The sting goes deeper… to unravel further stink


hiltopAfter a September 2014 Tehelka sting operation exposed corruption in the Assam Rifles, the director-general of the paramilitary force, RK Rana, instituted an inquiry into the matter. Accordingly, the key primary prosecution witnesses — CC Mathew, a contractor, the authorities of the Malayalam television channel Mathrubhumi which broadcast the exposé and a senior Tehelka journalist Shyju Marathumpilly were asked to appear before a Court of Inquiry at the Assam Rifles Command Headquarters. However, only the Tehelka reporter presented himself to testify before the Court of Inquiry. The Assam Rifles gave Marathumpilly complete protection in view of threats to his life.

The Court of Inquiry sought the original videos of the Tehelka sting, which were duly shared with it. It was only after Tehelka handed over the complete set of raw footage of all the officials demanding and/or accepting bribes that the Court of Inquiry began to seriously examine the case. Subsequently, it was found that the malpractice of siphoning off of the Assam Rifles funds to the tune of several crores of rupees had been going on for a while. It became clear when the bank statements and telephone calls of the Assam Rifles officials, who were named as accused in the case, were reviewed.

Although the Assam Rifles initially tried to give the cold shoulder to the Tehelka exposé, the presentation of evidence before the Court of Inquiry forced the paramilitary force to accept the illegality of the actions of some of its officials and the extent of the rot that had set in.

Maruthumpilly recorded his statement when the Summary of Evidence proceedings began on 1 March in Nagaland. (The other witnesses were also asked by the Military Court to present themselves for the recording of their statements.) Based on the report prepared about the findings of the Court of Inquiry and the Summary of Evidence, disciplinary action, including, in some cases, court martial, was ordered against all 14 accused officials.

An analysis of the malpractices in the Assam Rifles makes it amply clear that anyone with a suitcase full of money could walk into a military facility and ask the officials present there to grant them favours. It goes without saying that since there would be many who might willingly acquiesce or compromise, national security is at an immediate risk. The consequences of their actions on national security does not seem to weigh on greedy minds.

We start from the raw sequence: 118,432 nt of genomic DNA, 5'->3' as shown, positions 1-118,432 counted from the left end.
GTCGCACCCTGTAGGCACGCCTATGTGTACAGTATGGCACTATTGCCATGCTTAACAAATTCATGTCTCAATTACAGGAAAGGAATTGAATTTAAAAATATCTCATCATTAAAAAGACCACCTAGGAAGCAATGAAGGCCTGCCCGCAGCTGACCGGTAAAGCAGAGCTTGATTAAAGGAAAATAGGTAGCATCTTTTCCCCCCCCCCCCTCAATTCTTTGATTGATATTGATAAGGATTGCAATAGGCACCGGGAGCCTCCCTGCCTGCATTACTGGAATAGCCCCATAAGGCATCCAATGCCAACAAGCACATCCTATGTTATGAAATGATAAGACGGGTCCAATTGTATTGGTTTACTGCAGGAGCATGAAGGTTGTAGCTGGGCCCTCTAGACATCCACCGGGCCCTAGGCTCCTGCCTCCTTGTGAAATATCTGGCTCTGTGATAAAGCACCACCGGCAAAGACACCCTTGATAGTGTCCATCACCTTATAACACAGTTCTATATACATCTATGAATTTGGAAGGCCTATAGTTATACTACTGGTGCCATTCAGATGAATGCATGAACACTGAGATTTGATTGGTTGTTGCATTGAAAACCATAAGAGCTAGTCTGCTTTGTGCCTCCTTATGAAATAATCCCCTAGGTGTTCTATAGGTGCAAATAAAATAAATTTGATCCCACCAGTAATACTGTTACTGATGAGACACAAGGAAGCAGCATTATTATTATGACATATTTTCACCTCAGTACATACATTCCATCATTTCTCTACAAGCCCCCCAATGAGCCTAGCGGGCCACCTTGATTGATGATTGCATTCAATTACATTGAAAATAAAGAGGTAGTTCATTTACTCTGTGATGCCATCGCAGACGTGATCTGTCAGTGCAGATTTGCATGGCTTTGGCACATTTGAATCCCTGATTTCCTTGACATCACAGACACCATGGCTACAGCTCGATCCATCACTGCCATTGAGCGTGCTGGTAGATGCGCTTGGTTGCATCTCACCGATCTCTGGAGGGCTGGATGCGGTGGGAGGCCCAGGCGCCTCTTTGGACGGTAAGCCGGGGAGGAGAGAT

Here, it must be pointed out that some of the officials who were identified in the Tehelka sting operation occupy top positions in the paramilitary force and wield considerable power and influence. Therefore, their actions tantamount to abuse of power and position. Having said that, the court martial of a few officials may not put an end to the cancer of corruption, which threatens to eat into the vitals of India’s armed forces.

From the hostile reactions of some civilians who are part of the racket, it is evident that taxpayers’ money, meant for use by the Assam Rifles, was being diverted for pecuniary gains. Contractors seem to be making a killing by ignoring the guidelines and procedures laid out for settlement of bills. There is an urgent need for the Assam Rifles to not only streamline its operations but also put in place certain standard operating procedures (SOPs) in order to reduce the scope for any wrongdoing.

Tehelka hopes its sting, codenamed Operation Hilltop, will serve as a warning for anyone who abuses their powers to plunder the public exchequer. Yet, there is no gainsaying that the corruption exposed by the Tehelka sting is only the tip of the iceberg as the illicit deals between contractors and officers in uniform continue to pose a threat to national security. Also, it is hoped that the Tehelka sting will offer a reality check for the authorities concerned to stem the rot.

Tehelka did what it could and should have. Now the ball is in the court of the Assam Rifles to clean up its Augean stables.


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